To review the events of the last week and a half is to contemplate a nation that is seriously off its rocker. This will not come as news to you, but in a year that already has been extraordinary in the scope of its insanity, from the trivial to the deeply tragic, these past ten days have been breathtaking in the sheer audacity of their lunacy.
Setting the stage, more than a third of our inhabitants heedlessly idolize a con artist they believe will restore us to a country of milky whiteness and honeyed prosperous incandescence that never existed in the first place. In reality, he’s a man who, if his supporters were on fire, wouldn’t so much as piss to put them out unless they wrote a large check first. And a man who now has contracted the very disease he told the world was insignificant and essentially harmless, one that affected “virtually nobody.”
No screenwriter could come up with a scenario of events so unlikely or a leading character as absurd and criminally, idiotically irresponsible.
There’s a saying that the difference between a religion and a cult is that in a religion, the savior dies for their followers; in a cult, it’s the other way around. And so we’ve seen the spectacle these last months of hundreds of thousands of Donald Trump supporters, Proud Boys, QAnon followers and other assorted nuts deliberately throwing themselves in harm’s way because they made the refusal to wear a mask or socially distance a suicidal and ignorant act of political defiance. Potential sickness and worse be damned—watch their obeisance to the cult of the Fearless Leader, the nation’s savior, even as the American pandemic death toll will soon approach a quarter of a million—essentially, the entire population of Buffalo, New York, or Reno, Nevada. Dead.
The latest 10 days of hubris, presidential and otherwise, began on Saturday, September 26, when Trump threw his party in the White House Rose Garden to welcome his newest choice for the U.S. Supreme Court, federal judge Amy Coney Barrett, a right-wing, strict constitutionalist who was a protégé of Antonin Scalia. She’s anti-labor, anti-Obamacare, anti-Roe v Wade, anti-pretty much anything even vaguely progressive. Barrett once signed a newspaper ad published by an extremist anti-choice group in Indiana: The St. Joseph County Right to Life is described as supporting life from the moment of fertilization and has been involved in “super intimidating” protests at an abortion clinic in South Bend.
If the good judge believes in the signs and portents of her faith, she might want to rethink whether this whole Supreme Court thing was a good idea. Increasingly, the crowded, maskless shindig at the White House seems to have been a super spreader event, with at least nine of the 150 in attendance testing positive for COVID-19—so far. Judge Barrett was there with her husband and seven kids, all exposed to the virus. And all because Trump and Senate Majority Leader McConnell are obsessed with jamming through her appointment no matter what.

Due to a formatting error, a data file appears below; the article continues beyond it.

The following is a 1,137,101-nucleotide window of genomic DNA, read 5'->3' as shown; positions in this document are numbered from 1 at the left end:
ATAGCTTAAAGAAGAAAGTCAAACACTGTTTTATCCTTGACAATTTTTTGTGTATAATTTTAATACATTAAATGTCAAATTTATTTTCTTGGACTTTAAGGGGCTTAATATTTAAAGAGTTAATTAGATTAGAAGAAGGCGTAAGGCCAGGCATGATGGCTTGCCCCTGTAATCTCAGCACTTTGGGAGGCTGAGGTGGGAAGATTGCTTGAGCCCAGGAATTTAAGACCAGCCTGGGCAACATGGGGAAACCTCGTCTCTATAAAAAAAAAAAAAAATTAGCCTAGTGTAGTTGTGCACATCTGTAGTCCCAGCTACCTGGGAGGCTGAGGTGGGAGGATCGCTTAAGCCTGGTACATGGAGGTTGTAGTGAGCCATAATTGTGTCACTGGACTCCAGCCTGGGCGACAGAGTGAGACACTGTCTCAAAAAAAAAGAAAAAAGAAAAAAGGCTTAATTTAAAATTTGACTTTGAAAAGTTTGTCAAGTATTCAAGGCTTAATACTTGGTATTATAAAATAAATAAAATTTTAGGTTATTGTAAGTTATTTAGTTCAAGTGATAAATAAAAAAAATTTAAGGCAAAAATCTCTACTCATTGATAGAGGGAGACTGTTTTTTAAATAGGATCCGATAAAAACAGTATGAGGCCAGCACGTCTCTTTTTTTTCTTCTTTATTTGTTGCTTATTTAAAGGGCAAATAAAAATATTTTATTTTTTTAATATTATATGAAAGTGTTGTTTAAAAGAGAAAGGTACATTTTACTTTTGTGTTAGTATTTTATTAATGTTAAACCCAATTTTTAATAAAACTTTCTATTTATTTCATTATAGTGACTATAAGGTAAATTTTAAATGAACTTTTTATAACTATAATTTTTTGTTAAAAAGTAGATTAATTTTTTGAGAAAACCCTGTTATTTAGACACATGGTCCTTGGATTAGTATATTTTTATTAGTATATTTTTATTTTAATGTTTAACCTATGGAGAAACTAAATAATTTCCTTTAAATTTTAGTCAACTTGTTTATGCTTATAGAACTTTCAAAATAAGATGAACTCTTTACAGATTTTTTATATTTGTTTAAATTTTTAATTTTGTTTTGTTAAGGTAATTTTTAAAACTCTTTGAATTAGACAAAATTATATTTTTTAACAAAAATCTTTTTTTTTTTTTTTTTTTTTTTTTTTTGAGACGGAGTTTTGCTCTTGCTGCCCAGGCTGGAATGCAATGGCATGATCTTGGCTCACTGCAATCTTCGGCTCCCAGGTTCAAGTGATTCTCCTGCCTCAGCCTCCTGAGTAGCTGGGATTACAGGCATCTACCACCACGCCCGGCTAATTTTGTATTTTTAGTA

This on top of the hypocrisy of a Republican Party forcing through a court nomination before the election, even though four years ago they loudly prevented President Obama from doing the same thing—and he had many months, not merely weeks before the November balloting.
There followed a Saturday night Trump rally in Middletown, Pennsylvania, and on Sunday, a White House East Room ceremony for Gold Star military families at which few masks could be seen, an event that, according to Bloomberg News, “has forced the nation’s top military brass into coronavirus testing.” That night saw The New York Times’ release of Trump’s tax returns, a massive reportorial feat of legwork and forensic accounting that finds “his finances are under stress, beset by losses and hundreds of millions of dollars in debt coming due that he has personally guaranteed,” plus a tax audit that could penalize him more than $100 million and records showing “he depends more and more on making money from businesses that put him in potential and often direct conflict of interest with his job as president.”
Hundreds of millions were made—and lost by Trump—from “The Apprentice” TV series, which created the gimcrack illusion of boundless success that helped him win the presidency, including “seven-figure licensing deals with hotel builders, some with murky backgrounds, in former Soviet republics and other developing countries. And there were schemes that exploited misplaced trust in the TV version of Mr. Trump, who, off camera, peddled worthless get-rich-quick nostrums like ‘Donald Trump Way to Wealth’seminars that promised initiation into ‘the secrets and strategies that have made Donald Trump a billionaire.’”
On Tuesday came the first debate with Joe Biden, a pathetic hour and a half during which Trump interrupted, screamed and bellowed like the bawling brawling baby he is, alienating much of the nation. Subsequently, we learned that Trump and his entourage, including his wife and kids, arrived at the debate venue too late to be tested for COVID and refused to wear the mandatory masks offered by a doctor in attendance, violating the rules agreed to by both sides. Trump, wife Melania, advisor Hope Hicks and others in attendance may have been contagious even then. Because when you’re a star, they let you do it.